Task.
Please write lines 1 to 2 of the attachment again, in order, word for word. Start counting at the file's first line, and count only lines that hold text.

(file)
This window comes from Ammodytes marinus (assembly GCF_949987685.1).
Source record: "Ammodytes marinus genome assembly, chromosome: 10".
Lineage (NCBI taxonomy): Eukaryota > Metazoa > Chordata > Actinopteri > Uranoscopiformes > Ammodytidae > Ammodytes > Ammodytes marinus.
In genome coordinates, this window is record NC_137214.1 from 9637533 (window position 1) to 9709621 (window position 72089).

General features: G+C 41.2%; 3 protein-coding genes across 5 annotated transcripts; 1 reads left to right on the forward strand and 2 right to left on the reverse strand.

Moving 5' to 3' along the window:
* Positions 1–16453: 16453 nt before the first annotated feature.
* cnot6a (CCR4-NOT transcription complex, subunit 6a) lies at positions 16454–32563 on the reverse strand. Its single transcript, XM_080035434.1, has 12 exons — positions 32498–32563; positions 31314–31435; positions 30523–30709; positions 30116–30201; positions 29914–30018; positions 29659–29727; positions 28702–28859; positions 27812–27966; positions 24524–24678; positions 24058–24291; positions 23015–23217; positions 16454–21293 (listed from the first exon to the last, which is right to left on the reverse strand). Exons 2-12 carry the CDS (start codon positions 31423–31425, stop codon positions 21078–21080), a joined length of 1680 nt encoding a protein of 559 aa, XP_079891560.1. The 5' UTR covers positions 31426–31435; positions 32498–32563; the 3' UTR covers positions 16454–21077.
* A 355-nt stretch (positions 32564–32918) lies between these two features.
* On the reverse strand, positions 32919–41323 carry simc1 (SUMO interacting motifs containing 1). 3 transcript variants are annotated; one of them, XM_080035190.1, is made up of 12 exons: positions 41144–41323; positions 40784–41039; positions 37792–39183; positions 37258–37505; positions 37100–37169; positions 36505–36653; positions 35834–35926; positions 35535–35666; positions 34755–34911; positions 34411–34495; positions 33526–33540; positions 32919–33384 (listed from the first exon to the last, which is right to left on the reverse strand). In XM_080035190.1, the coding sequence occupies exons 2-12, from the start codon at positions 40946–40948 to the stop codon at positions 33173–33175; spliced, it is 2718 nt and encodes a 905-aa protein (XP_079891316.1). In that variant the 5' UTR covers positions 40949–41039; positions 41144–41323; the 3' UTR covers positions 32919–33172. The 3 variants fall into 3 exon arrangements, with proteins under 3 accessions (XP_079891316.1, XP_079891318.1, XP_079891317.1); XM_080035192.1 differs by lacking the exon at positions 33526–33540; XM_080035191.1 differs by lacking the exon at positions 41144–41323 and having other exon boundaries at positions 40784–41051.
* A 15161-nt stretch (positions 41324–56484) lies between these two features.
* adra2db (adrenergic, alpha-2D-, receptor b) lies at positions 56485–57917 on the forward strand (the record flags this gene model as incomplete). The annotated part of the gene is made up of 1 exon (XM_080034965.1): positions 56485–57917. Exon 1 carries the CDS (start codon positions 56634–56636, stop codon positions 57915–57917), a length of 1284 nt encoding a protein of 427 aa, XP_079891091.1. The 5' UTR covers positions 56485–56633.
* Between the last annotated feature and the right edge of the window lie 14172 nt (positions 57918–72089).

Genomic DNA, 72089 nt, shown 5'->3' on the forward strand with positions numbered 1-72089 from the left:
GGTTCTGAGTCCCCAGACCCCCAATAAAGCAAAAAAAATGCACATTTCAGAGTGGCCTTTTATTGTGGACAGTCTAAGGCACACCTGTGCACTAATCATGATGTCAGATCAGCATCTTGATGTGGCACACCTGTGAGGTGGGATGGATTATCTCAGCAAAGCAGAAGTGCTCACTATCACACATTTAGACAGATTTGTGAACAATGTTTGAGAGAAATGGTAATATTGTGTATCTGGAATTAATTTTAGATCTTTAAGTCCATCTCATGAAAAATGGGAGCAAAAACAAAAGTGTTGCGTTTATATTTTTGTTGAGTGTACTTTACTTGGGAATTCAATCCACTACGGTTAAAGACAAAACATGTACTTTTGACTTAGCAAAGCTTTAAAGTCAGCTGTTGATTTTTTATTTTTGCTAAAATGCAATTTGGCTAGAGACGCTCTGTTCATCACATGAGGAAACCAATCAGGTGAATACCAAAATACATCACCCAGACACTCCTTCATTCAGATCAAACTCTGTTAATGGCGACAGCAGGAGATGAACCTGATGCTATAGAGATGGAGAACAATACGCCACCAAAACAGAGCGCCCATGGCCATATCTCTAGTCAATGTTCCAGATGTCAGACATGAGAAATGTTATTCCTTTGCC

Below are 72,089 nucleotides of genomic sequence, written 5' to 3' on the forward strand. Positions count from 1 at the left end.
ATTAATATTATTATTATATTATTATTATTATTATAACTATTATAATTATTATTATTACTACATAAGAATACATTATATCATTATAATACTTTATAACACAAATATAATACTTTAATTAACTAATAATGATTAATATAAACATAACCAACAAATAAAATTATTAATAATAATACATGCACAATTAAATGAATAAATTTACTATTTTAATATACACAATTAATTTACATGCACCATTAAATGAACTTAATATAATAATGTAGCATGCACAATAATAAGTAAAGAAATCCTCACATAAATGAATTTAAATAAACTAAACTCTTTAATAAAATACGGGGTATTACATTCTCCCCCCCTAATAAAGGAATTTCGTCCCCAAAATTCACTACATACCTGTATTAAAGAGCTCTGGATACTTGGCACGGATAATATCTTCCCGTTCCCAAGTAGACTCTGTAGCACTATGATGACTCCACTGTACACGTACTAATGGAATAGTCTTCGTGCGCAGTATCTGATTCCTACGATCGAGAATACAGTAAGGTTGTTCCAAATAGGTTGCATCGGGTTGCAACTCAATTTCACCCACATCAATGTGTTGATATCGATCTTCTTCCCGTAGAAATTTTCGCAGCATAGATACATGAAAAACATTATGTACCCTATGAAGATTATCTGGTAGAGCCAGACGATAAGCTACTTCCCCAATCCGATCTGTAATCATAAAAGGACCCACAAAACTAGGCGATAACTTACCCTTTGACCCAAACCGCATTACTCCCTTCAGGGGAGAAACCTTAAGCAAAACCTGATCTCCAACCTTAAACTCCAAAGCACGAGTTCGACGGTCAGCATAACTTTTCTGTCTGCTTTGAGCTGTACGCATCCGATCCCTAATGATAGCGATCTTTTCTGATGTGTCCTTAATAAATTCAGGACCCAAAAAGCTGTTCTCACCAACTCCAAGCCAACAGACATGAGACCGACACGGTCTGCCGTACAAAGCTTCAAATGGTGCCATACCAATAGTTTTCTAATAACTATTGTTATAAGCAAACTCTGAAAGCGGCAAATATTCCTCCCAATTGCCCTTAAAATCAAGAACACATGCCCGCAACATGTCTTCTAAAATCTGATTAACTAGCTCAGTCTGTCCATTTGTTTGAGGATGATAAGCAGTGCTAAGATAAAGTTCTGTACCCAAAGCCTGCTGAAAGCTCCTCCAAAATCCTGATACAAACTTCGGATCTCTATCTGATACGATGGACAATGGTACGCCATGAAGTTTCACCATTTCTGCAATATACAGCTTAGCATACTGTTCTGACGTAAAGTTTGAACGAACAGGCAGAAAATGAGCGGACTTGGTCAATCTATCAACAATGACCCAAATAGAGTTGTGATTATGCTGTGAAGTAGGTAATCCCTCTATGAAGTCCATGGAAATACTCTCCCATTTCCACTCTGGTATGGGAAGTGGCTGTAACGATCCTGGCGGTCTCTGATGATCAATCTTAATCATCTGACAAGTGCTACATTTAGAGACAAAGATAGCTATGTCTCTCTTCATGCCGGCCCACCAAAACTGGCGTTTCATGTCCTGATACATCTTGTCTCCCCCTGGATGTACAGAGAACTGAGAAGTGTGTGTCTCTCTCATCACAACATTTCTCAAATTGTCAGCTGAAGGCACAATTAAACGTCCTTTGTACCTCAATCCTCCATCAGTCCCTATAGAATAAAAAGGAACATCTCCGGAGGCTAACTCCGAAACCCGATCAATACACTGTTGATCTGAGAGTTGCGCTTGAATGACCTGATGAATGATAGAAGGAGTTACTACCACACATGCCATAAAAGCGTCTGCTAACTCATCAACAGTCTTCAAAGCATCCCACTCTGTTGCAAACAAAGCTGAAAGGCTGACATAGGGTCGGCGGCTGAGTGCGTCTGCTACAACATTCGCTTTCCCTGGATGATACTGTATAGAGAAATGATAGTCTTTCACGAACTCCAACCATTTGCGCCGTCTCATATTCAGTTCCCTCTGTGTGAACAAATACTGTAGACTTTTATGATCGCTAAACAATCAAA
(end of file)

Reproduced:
This window comes from Ammodytes marinus (assembly GCF_949987685.1).
Source record: "Ammodytes marinus genome assembly, chromosome: 10".